I was in the grips of a full-on Sunday hangover, on a caffeine-addled regret-stroll through East Williamsburg, when I locked eyes with a bar I’d never seen before, The Topaz. I wondered if the name, bestowed on this cocktail and small plates establishment, might be a play on “tapas.” Perhaps. But it also betrays the spirit of the place: a glimmering but none-too-fancy oasis in an otherwise spartan stretch of the neighborhood.
I walked in and found a host of other people in my same sad boat, just languidly floating above water. Everyone seemed beat from the heat and whatever had happened the night before, but slumped over sweaty beers and ice cold cocktails, they all looked as if they’d found something resembling a light at the end of the tunnel.
The owner, Brandon Davey — mustachioed, smiling, and nursing a can of Budweiser himself — was friendly and eager to talk about his new establishment, which opened up not-so-quietly two weeks ago when over 700 people traipsed through the freshly painted bar. “We were just throwing out beers into the crowd,” Davey beamed, recalling the opening party. Apparently the Topaz’s pork buns met the same fate that night.
Davey attributed the lived-in feel of the place to that bang of an opening, but I think it has more to do with his approach to decorating. Topaz manages to balance hard, dead features (animal skulls, reclaimed but blemished wood, marble) with soft, living accents (lilies, off-whites, paintings) for a kind of desert vibe. Even the drink names have a vaguely Western aura (Mexican Standoff, The Safe Word, Bottle Blonde, Night School), but in the sense that the West is now a bunch of seedy, dusty strip malls.
Davey and his friends completely gutted a shuttered bicycle shop next to Post No Bills, but their new place has an old soul. There are real-life remnants of the past, like a doorway to nowhere, now trapped behind the booths and things plucked from behind, like incandescent bulbs and faded leather seats.
Despite all the decorating, The Topaz is far from trying to be overly sophisticated or throwback. The soundtrack was a laidback sampling of Drake, Motown, The Stooges and R&B.
The place is nice enough to warrant a “cocktail program” but is attractive to industry people and not just finance dweebs, maybe because Davey is an industry vet himself. He put in time at Elsa, a small cocktail bar in the East Village, before it closed last year, as well as at Ramona, its “highly Instagrammable” Greenpoint sister bar.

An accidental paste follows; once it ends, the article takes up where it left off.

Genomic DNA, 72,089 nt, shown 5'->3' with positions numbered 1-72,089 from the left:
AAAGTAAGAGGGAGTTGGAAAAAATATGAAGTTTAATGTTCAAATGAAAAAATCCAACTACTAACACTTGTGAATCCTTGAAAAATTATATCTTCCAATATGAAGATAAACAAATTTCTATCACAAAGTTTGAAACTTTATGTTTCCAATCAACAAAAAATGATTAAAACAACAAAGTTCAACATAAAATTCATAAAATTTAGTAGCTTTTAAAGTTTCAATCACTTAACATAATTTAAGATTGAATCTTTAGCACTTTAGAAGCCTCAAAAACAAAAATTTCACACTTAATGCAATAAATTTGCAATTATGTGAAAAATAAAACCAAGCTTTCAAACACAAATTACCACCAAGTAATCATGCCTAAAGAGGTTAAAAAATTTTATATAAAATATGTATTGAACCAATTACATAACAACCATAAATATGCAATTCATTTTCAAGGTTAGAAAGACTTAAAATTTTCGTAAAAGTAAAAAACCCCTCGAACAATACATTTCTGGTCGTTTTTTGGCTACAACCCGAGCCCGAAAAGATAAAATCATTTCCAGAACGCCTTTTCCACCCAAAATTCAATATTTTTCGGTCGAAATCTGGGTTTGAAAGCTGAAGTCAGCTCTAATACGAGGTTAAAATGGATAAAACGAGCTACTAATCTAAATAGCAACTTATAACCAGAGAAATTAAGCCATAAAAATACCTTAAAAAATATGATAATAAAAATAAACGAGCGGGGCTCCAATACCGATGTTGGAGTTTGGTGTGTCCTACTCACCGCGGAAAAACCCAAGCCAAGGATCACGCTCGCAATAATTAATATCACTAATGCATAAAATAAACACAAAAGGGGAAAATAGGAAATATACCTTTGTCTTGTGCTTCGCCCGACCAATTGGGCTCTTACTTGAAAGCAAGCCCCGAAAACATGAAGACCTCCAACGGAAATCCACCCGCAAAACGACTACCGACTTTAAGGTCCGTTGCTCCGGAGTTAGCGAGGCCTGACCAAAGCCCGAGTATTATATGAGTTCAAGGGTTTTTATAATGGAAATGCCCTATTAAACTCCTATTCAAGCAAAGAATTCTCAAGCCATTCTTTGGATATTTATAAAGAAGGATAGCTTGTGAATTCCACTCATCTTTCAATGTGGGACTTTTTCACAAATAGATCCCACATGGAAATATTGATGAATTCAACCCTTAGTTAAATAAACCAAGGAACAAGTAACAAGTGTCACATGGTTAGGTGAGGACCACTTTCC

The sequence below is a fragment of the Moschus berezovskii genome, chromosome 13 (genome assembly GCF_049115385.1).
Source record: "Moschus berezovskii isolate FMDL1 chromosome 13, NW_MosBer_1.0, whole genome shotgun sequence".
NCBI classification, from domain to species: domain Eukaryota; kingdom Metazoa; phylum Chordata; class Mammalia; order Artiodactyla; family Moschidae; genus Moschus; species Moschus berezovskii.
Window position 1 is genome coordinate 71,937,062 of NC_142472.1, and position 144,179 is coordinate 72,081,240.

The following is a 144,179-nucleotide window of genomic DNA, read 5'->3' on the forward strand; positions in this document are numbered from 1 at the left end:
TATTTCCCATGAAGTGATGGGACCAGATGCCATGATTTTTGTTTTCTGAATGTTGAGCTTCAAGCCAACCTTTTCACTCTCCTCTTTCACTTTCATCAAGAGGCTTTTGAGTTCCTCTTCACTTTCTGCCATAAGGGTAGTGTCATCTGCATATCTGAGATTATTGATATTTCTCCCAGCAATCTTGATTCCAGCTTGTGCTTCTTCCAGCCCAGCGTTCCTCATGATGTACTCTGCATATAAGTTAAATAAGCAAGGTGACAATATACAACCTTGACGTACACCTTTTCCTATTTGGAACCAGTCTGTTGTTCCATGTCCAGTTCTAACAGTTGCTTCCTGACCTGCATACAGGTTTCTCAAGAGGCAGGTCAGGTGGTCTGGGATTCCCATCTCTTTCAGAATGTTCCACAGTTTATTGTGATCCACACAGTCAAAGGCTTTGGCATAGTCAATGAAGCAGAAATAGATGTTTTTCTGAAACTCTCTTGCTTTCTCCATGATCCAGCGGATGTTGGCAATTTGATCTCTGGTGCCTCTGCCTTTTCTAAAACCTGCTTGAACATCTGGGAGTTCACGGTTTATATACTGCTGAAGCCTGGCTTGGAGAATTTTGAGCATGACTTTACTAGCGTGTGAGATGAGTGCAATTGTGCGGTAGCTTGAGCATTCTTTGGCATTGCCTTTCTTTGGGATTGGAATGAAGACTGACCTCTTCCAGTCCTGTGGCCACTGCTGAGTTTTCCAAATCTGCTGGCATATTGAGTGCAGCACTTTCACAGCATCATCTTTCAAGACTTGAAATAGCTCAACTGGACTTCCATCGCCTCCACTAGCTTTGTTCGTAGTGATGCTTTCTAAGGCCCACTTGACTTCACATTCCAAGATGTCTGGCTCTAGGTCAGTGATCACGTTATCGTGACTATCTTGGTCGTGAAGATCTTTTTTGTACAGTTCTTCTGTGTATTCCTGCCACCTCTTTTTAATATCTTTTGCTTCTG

His first solo venture is a place for the nibbler-tippler. The two guys next to me admitted to Davey they’d “devoured” the steamed buns (they come in either pork or shiitake varieties, $9 for a pair). The small food menu (just five items including a charcuterie plate), which is due to expand and will rotate seasonally, has some very vegetable-centric snacks like shaved asparagus and sunchokes with pecorino, citrus vinaigrette, and a “45 minute sous-vide egg” with roasted chanterelles, seaweed, and bonito dashi served with a loaf of peasant bread.
Also on rotation with the Earth are the signature drinks. I sipped on a very summery cocktail that, oddly enough given the name, brought me right out of my hangover shuffle and back into the world of the living. The drink in question, The Dead Man’s Mask, by the way, has a rather interesting story behind it.
The ingredients may sound fussy: “black cardamom bourbon,” lemon, smoked honey, pineapple, and dead sea salt on the rim (and no, it’s not just kosher salt by any other name, it’s black and as sharp as it looks), served on the rocks with a thick wedge of pineapple that you can definitely crunch on without feeling embarrassed. But it’s actually a quietly refreshing drink that nods to the current tiki craze without all that syrupy sweetness.
Oh, but back to that curious name, The Dead Man’s Mask. A friend who’d come from Vegas to help Davey renovate and open The Topaz (you’ll find him behind the bar now) also works as an actor. According to Davey, he scored a big part in a theater production, a “Lion King-like play,” complete with elaborate masks and costumes. The gig was a last-minute kind of thing because the previous actor filling the role had managed to die.
Well, turns out he didn’t just pass away, he died on stage, while wearing one those aforementioned masks. Unfortunately for Davey’s friend, there was no time for the costume designer to fashion him a new mask, so while he filled in for the dead guy… you get the idea. The Dead Man’s Mask. Davey winced, “He could just, feel it, you know?”
Click the images below to see the full food and drink menus and visit The Topaz at 251 Bushwick Avenue, it’s open Monday through Friday from 5 pm to 4 am, Saturday and Sunday 3 pm to 4 am.